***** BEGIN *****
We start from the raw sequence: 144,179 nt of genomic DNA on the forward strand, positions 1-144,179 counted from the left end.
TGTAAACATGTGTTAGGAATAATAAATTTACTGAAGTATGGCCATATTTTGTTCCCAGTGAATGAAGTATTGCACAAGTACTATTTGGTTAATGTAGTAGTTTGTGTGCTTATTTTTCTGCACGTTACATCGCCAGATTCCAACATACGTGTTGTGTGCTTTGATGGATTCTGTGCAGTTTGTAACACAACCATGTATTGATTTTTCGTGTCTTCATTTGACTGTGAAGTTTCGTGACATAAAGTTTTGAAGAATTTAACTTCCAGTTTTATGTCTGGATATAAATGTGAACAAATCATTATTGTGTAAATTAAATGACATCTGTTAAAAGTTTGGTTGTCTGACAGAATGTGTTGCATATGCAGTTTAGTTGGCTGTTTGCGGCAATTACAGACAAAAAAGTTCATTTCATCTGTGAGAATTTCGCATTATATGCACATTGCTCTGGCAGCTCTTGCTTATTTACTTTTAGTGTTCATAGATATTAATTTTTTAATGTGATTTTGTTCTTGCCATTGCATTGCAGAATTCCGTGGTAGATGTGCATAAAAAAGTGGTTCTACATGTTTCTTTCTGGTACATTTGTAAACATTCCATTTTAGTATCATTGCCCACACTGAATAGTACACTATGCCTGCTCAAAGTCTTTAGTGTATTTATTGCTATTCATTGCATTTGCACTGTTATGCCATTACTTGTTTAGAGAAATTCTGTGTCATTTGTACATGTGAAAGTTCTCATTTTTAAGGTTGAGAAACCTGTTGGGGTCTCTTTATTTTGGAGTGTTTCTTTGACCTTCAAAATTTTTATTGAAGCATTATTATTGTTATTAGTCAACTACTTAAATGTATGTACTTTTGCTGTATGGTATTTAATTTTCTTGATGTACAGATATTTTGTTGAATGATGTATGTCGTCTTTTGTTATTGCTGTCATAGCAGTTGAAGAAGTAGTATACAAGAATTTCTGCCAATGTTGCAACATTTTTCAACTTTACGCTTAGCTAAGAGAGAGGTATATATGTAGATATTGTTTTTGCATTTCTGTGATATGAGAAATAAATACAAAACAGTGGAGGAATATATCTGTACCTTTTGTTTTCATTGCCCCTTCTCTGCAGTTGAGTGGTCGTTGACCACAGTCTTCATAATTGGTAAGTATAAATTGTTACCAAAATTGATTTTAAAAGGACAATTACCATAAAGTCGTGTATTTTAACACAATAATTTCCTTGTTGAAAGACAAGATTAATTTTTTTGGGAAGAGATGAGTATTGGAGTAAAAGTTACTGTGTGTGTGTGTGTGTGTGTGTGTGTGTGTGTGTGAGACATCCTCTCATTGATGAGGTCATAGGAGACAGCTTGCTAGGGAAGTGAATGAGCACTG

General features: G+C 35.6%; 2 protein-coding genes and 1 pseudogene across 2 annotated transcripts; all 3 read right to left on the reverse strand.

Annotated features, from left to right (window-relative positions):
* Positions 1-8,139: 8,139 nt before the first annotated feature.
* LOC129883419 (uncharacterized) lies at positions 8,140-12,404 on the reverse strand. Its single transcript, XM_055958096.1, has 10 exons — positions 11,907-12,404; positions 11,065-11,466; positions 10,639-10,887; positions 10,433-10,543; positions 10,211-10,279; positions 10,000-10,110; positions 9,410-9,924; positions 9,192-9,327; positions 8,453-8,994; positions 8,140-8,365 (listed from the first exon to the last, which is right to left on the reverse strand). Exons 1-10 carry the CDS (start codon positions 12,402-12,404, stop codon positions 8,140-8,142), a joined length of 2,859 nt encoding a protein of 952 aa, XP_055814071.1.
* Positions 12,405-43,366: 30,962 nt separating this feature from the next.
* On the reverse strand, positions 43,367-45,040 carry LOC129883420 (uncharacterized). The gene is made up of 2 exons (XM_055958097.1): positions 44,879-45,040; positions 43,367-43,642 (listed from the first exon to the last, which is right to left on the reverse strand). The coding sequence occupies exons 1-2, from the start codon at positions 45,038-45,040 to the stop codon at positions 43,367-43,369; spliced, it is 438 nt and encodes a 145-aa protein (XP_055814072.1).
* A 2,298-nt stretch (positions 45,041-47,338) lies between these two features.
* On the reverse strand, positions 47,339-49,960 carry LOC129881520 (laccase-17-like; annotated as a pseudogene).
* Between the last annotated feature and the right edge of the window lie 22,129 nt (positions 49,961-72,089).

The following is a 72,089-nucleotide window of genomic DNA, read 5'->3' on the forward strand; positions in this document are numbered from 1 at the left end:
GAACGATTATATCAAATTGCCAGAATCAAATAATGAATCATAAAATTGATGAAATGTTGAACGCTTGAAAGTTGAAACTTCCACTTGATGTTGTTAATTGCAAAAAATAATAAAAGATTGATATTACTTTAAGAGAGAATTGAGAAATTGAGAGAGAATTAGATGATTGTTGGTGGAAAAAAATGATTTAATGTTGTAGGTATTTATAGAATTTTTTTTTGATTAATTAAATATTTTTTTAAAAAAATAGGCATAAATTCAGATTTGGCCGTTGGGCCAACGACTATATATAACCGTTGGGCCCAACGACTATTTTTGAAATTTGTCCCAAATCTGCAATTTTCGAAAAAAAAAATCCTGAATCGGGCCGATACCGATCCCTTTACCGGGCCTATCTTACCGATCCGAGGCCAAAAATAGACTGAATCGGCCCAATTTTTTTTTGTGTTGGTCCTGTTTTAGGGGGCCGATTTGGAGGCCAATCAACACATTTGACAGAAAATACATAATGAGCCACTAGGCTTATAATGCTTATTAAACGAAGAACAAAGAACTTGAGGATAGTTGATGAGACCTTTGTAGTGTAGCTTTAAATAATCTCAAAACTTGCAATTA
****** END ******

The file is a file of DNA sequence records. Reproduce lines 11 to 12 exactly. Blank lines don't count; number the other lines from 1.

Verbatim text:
* Between the last annotated feature and the right edge of the window lie 22,129 nt (positions 49,961-72,089).

The following is a 72,089-nucleotide window of genomic DNA, read 5'->3' on the forward strand; positions in this document are numbered from 1 at the left end: